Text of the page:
I share this here to illustrate that this is work that one needs to show up for day in and day out. Leigh is amazing. She is successful and will continue to be successful. Because she shows up to do the work.
This week I shared my interview with Marcus Whitney. He has a new book out called Create and Orchestrate, and he said something to me has been bouncing around my mind all week: “You have to shift from consuming to creating.” In our chat, Marcus talked about how he has been going through a major health reset in the past year and half. This too was another reminder that no matter how much you create, how much you accomplish, you always need to work on the foundations. You always need to go back to the well and find your clarity and source of inspiration.
What he shared is a reminder that we are always in transition, and with that comes incredible opportunity to feel clarity in who you are, and what you can create.
As I considered the last 10 years, I wanted to be reminded of the place I was in July of 2010. The company I had worked for was closing down, and I was one of the last employees left. In the final days, I went back into the office to take photos of the place I had spent nearly a decade working with writers and publishers.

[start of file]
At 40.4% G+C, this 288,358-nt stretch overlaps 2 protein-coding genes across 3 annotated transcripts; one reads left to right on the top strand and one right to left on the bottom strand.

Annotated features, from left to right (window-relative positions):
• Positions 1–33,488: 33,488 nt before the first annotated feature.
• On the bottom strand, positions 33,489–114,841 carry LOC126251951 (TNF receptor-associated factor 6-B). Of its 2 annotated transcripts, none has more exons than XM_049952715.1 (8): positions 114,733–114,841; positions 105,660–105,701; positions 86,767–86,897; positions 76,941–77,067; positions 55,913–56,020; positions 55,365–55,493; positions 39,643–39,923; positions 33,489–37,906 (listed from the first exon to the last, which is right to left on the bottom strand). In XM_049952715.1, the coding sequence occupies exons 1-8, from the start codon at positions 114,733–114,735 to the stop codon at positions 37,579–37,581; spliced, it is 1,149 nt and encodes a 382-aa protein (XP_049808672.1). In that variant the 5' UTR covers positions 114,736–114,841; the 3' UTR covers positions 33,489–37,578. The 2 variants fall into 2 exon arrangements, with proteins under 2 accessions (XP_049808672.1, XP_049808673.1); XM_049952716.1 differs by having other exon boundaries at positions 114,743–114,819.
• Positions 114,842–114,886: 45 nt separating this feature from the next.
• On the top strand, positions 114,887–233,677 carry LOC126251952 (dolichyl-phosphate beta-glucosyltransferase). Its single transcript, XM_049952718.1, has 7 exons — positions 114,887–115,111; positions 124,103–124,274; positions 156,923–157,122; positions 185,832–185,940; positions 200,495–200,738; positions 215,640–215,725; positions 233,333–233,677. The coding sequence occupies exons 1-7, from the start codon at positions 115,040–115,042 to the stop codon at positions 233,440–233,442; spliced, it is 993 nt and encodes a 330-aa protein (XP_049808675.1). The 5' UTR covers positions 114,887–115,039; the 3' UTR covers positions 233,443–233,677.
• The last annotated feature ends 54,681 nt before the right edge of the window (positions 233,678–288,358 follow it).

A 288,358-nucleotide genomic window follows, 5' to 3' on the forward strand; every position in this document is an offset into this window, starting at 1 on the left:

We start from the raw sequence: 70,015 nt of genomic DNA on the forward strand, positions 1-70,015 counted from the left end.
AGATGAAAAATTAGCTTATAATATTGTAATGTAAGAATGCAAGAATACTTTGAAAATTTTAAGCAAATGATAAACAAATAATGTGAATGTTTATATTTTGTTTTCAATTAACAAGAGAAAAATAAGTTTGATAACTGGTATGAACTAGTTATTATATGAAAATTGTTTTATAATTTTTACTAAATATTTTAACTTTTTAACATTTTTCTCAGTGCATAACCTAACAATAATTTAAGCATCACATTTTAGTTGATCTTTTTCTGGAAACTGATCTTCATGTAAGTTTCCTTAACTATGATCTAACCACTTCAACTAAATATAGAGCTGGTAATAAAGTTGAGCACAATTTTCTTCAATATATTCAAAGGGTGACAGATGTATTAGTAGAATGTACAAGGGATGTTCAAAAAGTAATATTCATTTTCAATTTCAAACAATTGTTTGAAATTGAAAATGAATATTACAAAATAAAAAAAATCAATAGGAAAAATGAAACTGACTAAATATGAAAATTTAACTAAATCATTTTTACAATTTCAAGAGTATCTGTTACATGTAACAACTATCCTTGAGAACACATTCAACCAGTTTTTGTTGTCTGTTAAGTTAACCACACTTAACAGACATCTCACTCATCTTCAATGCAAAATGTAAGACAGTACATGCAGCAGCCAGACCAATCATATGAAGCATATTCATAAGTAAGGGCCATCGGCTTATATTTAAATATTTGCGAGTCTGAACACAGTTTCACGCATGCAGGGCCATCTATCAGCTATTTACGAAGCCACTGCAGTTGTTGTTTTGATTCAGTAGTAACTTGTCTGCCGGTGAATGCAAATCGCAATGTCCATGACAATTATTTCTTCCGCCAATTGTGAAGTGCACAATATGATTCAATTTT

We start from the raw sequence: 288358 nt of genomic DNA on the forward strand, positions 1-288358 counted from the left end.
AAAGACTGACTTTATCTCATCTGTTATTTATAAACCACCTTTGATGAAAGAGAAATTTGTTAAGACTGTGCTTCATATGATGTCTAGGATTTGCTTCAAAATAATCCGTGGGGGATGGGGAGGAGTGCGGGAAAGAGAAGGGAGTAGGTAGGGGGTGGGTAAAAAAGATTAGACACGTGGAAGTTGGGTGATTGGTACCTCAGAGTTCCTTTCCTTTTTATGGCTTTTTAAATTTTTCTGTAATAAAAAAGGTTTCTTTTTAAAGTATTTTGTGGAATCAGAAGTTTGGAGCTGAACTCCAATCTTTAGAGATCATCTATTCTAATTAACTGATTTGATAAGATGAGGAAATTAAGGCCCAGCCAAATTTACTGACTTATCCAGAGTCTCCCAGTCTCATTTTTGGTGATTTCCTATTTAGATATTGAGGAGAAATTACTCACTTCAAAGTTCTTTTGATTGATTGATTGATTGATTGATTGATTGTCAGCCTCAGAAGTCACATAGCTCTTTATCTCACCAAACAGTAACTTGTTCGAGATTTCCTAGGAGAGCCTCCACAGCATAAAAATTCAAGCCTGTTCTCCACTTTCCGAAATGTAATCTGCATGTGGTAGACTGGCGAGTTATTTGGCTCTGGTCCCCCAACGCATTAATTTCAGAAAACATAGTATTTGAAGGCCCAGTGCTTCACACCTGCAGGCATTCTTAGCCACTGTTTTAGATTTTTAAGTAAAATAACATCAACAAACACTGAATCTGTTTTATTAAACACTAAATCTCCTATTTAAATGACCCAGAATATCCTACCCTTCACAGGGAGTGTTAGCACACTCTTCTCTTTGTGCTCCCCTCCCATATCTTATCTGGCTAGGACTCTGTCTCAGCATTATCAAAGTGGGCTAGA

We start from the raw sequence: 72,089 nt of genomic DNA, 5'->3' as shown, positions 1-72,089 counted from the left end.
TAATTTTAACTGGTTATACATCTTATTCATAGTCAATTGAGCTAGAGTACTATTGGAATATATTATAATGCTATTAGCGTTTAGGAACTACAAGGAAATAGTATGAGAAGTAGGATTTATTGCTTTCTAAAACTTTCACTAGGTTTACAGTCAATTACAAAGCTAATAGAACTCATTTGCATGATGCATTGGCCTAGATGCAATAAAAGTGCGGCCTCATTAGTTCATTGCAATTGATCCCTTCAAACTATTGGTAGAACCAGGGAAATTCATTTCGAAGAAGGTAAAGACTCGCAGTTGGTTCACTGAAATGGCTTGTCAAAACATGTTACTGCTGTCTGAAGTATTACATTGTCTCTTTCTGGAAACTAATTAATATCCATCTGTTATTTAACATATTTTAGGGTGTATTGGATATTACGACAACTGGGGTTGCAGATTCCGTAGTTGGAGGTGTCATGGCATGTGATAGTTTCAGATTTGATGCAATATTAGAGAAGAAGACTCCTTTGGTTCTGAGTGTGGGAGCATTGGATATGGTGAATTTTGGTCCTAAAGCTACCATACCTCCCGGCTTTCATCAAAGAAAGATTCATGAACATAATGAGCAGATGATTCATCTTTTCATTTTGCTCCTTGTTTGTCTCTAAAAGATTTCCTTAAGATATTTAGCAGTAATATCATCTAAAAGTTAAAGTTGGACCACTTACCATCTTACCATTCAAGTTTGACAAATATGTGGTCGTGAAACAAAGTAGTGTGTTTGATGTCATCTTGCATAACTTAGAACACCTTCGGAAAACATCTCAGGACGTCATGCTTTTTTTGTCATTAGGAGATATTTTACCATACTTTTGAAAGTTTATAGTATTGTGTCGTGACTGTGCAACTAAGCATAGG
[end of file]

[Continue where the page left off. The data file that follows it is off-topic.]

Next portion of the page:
I worked with people from across 40+ magazine brands, including the amazing staffs of Library Journal, School Library Journal, and Publishers Weekly.
This is what transition looks like:
Row after row that look exactly the same, but was someone’s professional home for years. In each of these tiny gray cubicles, someone spent 8 to 12 hours a day for years and years:
This was someone’s work:
This was my office for a period of time:
And this is the library of back issues of Variety, one of the magazines we published:
Here is a random page I opened to as I reflected on leaving the company. Looks like it was from sometime in the 1950s or 60s — famous names promoting themselves, and news of deals:
On that page is an ad for the legendary Cab Calloway promoting his show in New York. An ad for Bill Haley and His Comets available to play shows. An article about Harry Belafonte, and another focusing on Louis Armstrong, Ella Fitzgerald, and Lionel Hampton playing a show in Atlantic City. I mean, can you imagine this?
That was a moment of time which is now gone. Just like those gray cubicles, which likely many people have moved in and out of in the past decade.
This cartoon was posted in the kitchen in the office, and it perfectly encapsulates so much of my decade at that company:
It is a barnyard full of animals talking to each other, and one says, “That’s not what I heard. I heard they’re keeping the pig and getting rid of five chickens.”
It is meant to show how when working at the company, there were constant rumors of layoffs. Even in this “safe corporate job” we were always in transition. Always on the cusp of not being allowed back into the building. Always working towards one transition, or reorienting ourselves after another.
And this is the place that I look back on 10 years, and look ahead 10 years. This is me now, earlier this week in my studio:
I am in transition. We are always in transition. And with that comes responsibility and opportunity. To wake up each day and create.
Thank you for your incredible support this past decade.